Second pre-COVID problem: The rise in unemployment
Following more than five weeks of the Coronavirus lockdown, India’s unemployment rate shot up 14.8 per cent to reach 23.5 per cent in the month of April, way higher than the 8.7 per cent reported in March, according to official data released by think-tank Centre for Monitoring Indian Economy (CMIE). The CMIE survey had begun in 2016 and since then the April 2020’s unemployment rate of 23.5 per cent is the highest ever in these four years. In urban India, the unemployment rate stood at 24.95 per cent, while in rural India it was 22.89 per cent. State-wise unemployment rate differed on a large-scale. The highest unemployment rate of 75.8 per cent was recorded in Puducherry followed by 49.8 per cent in Tamil Nadu, 47.1 per cent in Jharkhand, 46.6 per cent in Bihar and finally 43.2 per cent in Haryana. The lowest unemployment rate was that of Himachal Pradesh standing at 2.2 per cent, which was then followed by Sikkim (2.3%), Punjab (2.9%), Chhattisgarh (3.4%), Telangana (6.2%) and Uttrakhand (6.5%) in the ascending order.
According to the CMIE data, during the last week of March and in the first two weeks of April this year, the unemployment rate was roughly balancing between 23-24 per cent. In the first week, it was 23.8 per cent, in the second week it dropped a bit to 23.4 per cent but in the third week again it bounced back to 24 per cent. The country’s unemployment rate rose to 26.2 per cent in the third week of April, according to the CMIE data. CMIE’s survey covers about 43,600 households per month to enable estimation of the monthly unemployment rate. “The national lockdown did not just throw 72 million out of the labour force but it also drove another 85 million to some kind of desperation to look for jobs in the midst of a national lockdown when none were available. This desperation suggests that people were highly vulnerable to a loss of livelihood caused by the national lockdown,” Mahesh Vyas, Managing Director and CEO, CMIE, had recently said in a report.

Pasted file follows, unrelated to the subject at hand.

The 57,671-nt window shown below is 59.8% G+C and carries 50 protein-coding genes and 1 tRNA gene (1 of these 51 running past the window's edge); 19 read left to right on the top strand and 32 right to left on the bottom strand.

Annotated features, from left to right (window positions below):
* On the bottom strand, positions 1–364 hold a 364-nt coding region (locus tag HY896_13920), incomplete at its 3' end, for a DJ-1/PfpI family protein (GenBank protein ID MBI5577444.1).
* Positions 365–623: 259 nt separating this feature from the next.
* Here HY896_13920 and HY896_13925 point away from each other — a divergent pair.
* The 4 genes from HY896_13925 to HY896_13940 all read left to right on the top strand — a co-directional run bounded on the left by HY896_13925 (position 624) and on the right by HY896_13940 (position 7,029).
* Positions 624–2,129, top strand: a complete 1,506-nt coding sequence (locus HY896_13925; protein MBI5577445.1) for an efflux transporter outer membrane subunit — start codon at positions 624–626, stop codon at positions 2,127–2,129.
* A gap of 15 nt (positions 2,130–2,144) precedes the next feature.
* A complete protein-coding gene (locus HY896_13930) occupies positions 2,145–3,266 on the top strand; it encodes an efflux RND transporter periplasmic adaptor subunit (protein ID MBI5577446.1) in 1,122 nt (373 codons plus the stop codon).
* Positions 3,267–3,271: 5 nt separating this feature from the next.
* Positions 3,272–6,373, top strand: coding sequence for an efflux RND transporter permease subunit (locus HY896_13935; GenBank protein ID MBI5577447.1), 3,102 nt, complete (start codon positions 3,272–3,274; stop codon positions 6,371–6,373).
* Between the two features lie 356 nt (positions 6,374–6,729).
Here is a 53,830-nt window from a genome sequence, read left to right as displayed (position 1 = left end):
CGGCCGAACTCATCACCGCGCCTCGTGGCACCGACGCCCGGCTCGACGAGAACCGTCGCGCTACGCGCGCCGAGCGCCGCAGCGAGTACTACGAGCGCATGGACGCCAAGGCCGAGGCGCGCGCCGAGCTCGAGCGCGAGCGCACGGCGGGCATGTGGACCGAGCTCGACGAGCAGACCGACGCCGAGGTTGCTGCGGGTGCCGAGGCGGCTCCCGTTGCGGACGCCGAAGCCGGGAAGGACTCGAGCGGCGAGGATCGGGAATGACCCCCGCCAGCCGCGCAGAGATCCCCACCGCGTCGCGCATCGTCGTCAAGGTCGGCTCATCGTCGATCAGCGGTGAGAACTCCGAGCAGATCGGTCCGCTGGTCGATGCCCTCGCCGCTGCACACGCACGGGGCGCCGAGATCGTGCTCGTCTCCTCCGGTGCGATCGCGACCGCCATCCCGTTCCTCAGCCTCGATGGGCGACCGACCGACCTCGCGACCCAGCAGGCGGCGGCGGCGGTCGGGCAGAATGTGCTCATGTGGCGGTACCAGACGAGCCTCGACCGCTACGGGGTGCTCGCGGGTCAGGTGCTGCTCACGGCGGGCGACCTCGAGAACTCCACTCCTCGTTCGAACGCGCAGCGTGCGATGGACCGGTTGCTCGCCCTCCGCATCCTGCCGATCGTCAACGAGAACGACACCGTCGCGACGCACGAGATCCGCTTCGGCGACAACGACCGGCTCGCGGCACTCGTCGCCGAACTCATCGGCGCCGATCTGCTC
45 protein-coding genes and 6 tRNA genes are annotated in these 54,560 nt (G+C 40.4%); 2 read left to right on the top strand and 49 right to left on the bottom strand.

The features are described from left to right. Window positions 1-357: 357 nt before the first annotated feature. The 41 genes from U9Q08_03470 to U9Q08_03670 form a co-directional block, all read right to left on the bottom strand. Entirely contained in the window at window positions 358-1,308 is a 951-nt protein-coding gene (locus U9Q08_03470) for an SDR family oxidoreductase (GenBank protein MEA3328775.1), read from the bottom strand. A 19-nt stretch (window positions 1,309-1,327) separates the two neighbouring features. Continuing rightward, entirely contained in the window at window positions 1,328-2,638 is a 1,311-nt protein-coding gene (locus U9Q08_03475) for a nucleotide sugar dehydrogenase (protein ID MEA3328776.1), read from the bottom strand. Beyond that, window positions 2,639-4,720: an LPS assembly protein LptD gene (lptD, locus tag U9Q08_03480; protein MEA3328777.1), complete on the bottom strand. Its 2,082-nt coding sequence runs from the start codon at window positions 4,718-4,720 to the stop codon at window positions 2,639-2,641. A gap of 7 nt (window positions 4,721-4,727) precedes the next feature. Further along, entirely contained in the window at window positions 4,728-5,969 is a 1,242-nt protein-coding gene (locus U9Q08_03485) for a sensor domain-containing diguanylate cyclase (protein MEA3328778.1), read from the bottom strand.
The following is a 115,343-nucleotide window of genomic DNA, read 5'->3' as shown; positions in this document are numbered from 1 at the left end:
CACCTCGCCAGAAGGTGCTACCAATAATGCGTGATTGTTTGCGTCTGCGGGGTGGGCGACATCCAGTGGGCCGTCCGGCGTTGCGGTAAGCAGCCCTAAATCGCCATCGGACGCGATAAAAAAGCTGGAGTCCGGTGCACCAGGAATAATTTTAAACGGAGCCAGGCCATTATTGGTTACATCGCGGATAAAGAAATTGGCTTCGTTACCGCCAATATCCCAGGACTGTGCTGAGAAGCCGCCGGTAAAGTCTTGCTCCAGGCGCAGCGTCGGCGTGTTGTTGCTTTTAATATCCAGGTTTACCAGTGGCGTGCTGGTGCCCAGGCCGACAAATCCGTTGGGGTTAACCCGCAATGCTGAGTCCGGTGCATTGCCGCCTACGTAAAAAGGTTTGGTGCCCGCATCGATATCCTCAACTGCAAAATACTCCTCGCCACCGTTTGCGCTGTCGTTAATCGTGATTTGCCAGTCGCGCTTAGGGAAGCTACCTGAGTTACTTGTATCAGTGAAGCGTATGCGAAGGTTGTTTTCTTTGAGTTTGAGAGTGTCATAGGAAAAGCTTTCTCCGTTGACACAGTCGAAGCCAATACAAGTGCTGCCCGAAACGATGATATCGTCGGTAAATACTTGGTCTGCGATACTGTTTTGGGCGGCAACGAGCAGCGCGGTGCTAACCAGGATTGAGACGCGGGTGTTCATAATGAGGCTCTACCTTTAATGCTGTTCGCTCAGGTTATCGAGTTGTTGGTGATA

Third pre-COVID problem: The still simmering protests
The protests are not likely to die down after the pandemic is over and the country gradually grinds back to normalcy. The demonstrations against the government’s new citizenship law since the end of 2019 and the following Delhi riots in February this year are not simply events to be forgotten, say a lot of experts. Just before the nationwide lockdown was announced from March 25, the Delhi Police had cleared out the Shaheen Bagh protest site — the heart of the anti- CAA demonstrations across India as the COVID-19 pandemic hit. The police had also cleared protest sites in Jaffrabad, Jamia Millia Ismalia and Turkman Gate amid the stringent lockdown. There have been rising concerns about the arrests of Jamia students and former JNU students’ union president Umar Khalid under the Unlawful Activities (Prevention) Act, 1967 for connection to the Delhi violence in February. The two Jamia students who were arrested amid the lockdown, Meeran Haider and Safoora Zargar were active members of the Jamia Coordination Committee (JCC) and stood firm in peaceful protests against the Citizenship Amendment Act and the National Register of Citizens. Police, however, have said that the investigations have been impartial and these people were taken into custody after looking at proper evidence which includes forensic evidence, videos among other things. The JCC completely disagrees and has said that it is a conspiracy devised by the Delhi Police to target activists and protestors while the actual perpetrators are left untouched.
The protests, the slump that the economy is currently in, the unprecedented rise in unemployment across the country — all of these could turn out to be a matter of grave concern for the government even if it almost smoothly tides over the COVID-19 pandemic. But will people forget so easily? Will the government and the prime minister be spared because of their smart handling of a health crisis? I guess, we just have to wait and watch.